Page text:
An Inconvenient Marriage?

The history of Olympic football -and the present- leaves doubts about FIFA’s real interest in the IOC universe.

FILE PHOTO: FIFA president Gianni Infantino arrives to give oath after his election as International Olympic Committee (IOC) member during the 135th Session in Lausanne, Switzerland, January 10, 2020.  REUTERS/Denis Balibouse/File Photo
FILE PHOTO: FIFA president Gianni Infantino arrives to give oath after his election as International Olympic Committee (IOC) member during the 135th Session in Lausanne, Switzerland, January 10, 2020. REUTERS/Denis Balibouse/File Photo

There is no doubt that soccer is the most popular sport on the planet. That the relationship between football and Olympism resembles those marriages in crisis in which silence seems to be the only path to coexistence, either.

The mere reference to the fact that it was in Paris 1900 —the second games of the Modern Era—that football landed in the universe of the rings should realize the idea of a conflicting link. However, back then, three decades after the first FIFA world championship, strange things happened in this regard: only three registered teams, all representing clubs from Great Britain (Upton Town won the gold medal), France and Belgium, and a competition reduced to just two games.

Paradoxically, it wasn’t until just a couple of decades later that football went through something like its golden age within Olympism. Both in Paris (1924) and in Amsterdam (1928), this sport shone like seldom in these competitions. It was only thanks to the extraordinary performances of the Uruguayan national team, who beat Switzerland in the French final and Argentina in a decisive double match on Dutch soil. That was a team that, even though they came from very distant lands, generated a fanaticism capable of filling the stands in each of its decisive appearances. It is no coincidence that until recently Uruguay discussed its right to embroider the two Olympic stars on its shirt, adding them to the two “allowed” by its world titles won in 1930 and 1950. The thing is that his two gold medals could well be considered even more meritorious than the world medals, unless one compares the competitive level of the participants in both tournaments.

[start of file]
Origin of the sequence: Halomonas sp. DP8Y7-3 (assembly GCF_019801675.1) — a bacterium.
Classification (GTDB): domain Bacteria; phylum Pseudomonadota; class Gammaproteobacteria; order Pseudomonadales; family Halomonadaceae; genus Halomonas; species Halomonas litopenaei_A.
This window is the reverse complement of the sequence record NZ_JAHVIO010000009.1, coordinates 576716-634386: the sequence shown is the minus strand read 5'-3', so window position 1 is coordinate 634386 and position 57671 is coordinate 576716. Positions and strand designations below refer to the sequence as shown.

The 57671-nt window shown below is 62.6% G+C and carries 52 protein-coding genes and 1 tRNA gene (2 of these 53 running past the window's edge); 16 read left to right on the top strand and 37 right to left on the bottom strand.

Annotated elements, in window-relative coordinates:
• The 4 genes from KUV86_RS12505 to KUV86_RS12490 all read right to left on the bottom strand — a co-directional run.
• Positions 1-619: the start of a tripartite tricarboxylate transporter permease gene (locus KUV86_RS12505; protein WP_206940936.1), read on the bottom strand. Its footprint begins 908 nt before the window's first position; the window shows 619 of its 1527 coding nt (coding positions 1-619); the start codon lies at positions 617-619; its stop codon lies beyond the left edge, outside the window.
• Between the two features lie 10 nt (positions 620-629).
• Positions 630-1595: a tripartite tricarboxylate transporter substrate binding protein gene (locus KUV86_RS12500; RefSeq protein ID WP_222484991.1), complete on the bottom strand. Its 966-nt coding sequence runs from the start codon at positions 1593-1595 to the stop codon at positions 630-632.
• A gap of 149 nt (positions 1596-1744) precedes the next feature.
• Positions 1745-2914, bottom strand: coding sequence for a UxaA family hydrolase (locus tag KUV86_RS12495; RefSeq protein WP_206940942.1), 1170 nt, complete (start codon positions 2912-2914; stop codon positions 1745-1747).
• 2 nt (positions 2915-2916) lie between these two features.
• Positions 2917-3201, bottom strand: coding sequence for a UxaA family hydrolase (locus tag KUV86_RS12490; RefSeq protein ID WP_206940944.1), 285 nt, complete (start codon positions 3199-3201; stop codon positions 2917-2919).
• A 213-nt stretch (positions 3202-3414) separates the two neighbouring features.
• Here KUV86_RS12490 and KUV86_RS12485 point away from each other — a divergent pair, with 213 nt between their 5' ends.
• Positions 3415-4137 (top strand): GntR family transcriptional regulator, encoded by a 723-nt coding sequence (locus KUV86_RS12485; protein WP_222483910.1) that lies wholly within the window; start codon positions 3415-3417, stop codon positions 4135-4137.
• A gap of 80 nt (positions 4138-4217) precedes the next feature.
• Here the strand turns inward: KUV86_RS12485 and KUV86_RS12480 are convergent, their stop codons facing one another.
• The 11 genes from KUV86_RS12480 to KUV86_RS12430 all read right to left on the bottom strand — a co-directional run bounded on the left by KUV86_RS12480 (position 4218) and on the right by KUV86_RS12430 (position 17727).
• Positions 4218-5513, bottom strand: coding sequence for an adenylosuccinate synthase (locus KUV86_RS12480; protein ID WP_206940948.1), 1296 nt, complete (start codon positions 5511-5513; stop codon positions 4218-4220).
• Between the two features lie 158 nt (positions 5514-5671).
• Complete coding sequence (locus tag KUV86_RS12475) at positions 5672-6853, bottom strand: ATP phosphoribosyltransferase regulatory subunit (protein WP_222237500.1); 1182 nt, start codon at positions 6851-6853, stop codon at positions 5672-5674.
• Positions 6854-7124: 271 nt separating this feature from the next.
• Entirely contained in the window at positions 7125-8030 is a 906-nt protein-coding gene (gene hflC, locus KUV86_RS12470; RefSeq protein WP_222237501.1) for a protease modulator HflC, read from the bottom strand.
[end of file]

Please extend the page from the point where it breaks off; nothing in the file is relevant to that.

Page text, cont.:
However, that was little more than a curiosity in a timeline plagued by misfortunes.

Olympic football after the Second World War ended up distorting any competitive logic based on a short-sighted reading of the new geopolitical order in a world, perhaps more than ever, divided into two blocs.

FOTO DE ARCHIVO: Claudinho celebra después de que Brasil ganara la medalla de oro en la final de los Juegos Olímpicos de Tokio 2020 ante España. Yokohama, Japón. 7 agosto 2021. REUTERS/Amr Abdallah Dalsh
FOTO DE ARCHIVO: Claudinho celebra después de que Brasil ganara la medalla de oro en la final de los Juegos Olímpicos de Tokio 2020 ante España. Yokohama, Japón. 7 agosto 2021. REUTERS/Amr Abdallah Dalsh

For more than half a century, Olympism held its concept of amateurism with some precision. Thus, between Helsinki 1952 and Seoul 1988, the Olympic football tournaments maintained an absurd logic thanks to which world-renowned stars, representatives of nations from the Soviet orbit that proclaimed a kind of prohibition of professionalism, faced university or youth players who had not even made their debut in a first division.

The results were eloquent: in that period, 9 of the 10 Olympic titles in football were won four times by Hungary, the Soviet Union twice, and Yugoslavia, Poland and Democratic Germany once each. Even more so. In that same period, 36 years, 22 out of 30 medals put into play, correspond to countries commonly referred to as those behind the Iron Curtain.

By the way, any fan who knows the recent history of this sport will wonder how almost adolescent boys were allowed to officially play against cracks such as Ferenc Puskas (Hungary), Lev Yashin (USSR) or Kasmiersz Deyna (Poland).

The European map was reformulated after the fall of the Berlin Wall, what remained unchanged was this tendency for FIFA to be toxicly linked to the IOC. At least in terms of competition formats. And their commitment to this.


Lionel Messi with Sergio Agüero at the 2008 Beijing Olympics Games.
Lionel Messi with Sergio Agüero at the 2008 Beijing Olympics Games.

It is true that the 21st Century awarded gold medals to none other than Lionel Messi and Neymar, among many of the best players of the last two decades. However, the two phenomena are still being questioned in their own land by a public opinion that believes that, if they didn’t win a World Cup, then they haven’t won anything. It’s interesting: while many media outlets expand their legion of people sent to the games while those selected from their countries qualify for the competition, from the same pages or microphones, a medal in football seems to be considered less valuable than in judo, swimming or surfing.

Meanwhile, the qualifying process for games tends to be diverse according to the criteria of UEFA (Europe), Conmebol (South America) or any of the other regional federations that do not even agree on giving generational uniformity to qualifying competitions. So, we have U20, U21 and even U23 qualifiers.

A host of organizational and conceptual inconsistencies that make it possible to wonder if, in fact, FIFA wants its sport to remain part of the Olympic program.